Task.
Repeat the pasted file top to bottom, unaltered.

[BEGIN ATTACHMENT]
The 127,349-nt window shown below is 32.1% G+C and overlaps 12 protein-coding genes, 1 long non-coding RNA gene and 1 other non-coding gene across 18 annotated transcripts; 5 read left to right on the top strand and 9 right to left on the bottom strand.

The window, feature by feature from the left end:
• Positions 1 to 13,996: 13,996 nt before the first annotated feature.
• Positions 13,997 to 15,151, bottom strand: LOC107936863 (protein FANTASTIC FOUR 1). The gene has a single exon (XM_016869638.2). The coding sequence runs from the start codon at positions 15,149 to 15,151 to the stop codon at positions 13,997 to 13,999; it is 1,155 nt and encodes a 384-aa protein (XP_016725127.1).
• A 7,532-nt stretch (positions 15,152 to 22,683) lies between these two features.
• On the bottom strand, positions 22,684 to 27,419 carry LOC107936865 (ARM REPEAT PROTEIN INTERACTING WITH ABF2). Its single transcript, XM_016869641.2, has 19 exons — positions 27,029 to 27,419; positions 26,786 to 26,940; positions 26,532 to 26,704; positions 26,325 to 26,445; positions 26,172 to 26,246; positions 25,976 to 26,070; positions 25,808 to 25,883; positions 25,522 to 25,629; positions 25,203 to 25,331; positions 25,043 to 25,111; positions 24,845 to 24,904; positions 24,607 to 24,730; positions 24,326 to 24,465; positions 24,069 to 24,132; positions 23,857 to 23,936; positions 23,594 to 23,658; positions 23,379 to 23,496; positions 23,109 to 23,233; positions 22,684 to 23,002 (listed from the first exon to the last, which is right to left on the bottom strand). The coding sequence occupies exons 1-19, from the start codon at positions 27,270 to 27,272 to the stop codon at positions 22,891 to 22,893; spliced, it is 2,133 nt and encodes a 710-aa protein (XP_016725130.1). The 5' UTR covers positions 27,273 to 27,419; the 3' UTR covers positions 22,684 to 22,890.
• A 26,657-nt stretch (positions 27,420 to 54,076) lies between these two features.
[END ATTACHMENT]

The 127,349-nt window shown below is 32.1% G+C and overlaps 12 protein-coding genes, 1 long non-coding RNA gene and 1 other non-coding gene across 18 annotated transcripts; 5 read left to right on the top strand and 9 right to left on the bottom strand.

The window, feature by feature from the left end:
• Positions 1 to 13,996: 13,996 nt before the first annotated feature.
• Positions 13,997 to 15,151, bottom strand: LOC107936863 (protein FANTASTIC FOUR 1). The gene has a single exon (XM_016869638.2). The coding sequence runs from the start codon at positions 15,149 to 15,151 to the stop codon at positions 13,997 to 13,999; it is 1,155 nt and encodes a 384-aa protein (XP_016725127.1).
• A 7,532-nt stretch (positions 15,152 to 22,683) lies between these two features.
• On the bottom strand, positions 22,684 to 27,419 carry LOC107936865 (ARM REPEAT PROTEIN INTERACTING WITH ABF2). Its single transcript, XM_016869641.2, has 19 exons — positions 27,029 to 27,419; positions 26,786 to 26,940; positions 26,532 to 26,704; positions 26,325 to 26,445; positions 26,172 to 26,246; positions 25,976 to 26,070; positions 25,808 to 25,883; positions 25,522 to 25,629; positions 25,203 to 25,331; positions 25,043 to 25,111; positions 24,845 to 24,904; positions 24,607 to 24,730; positions 24,326 to 24,465; positions 24,069 to 24,132; positions 23,857 to 23,936; positions 23,594 to 23,658; positions 23,379 to 23,496; positions 23,109 to 23,233; positions 22,684 to 23,002 (listed from the first exon to the last, which is right to left on the bottom strand). The coding sequence occupies exons 1-19, from the start codon at positions 27,270 to 27,272 to the stop codon at positions 22,891 to 22,893; spliced, it is 2,133 nt and encodes a 710-aa protein (XP_016725130.1). The 5' UTR covers positions 27,273 to 27,419; the 3' UTR covers positions 22,684 to 22,890.
• A 26,657-nt stretch (positions 27,420 to 54,076) lies between these two features.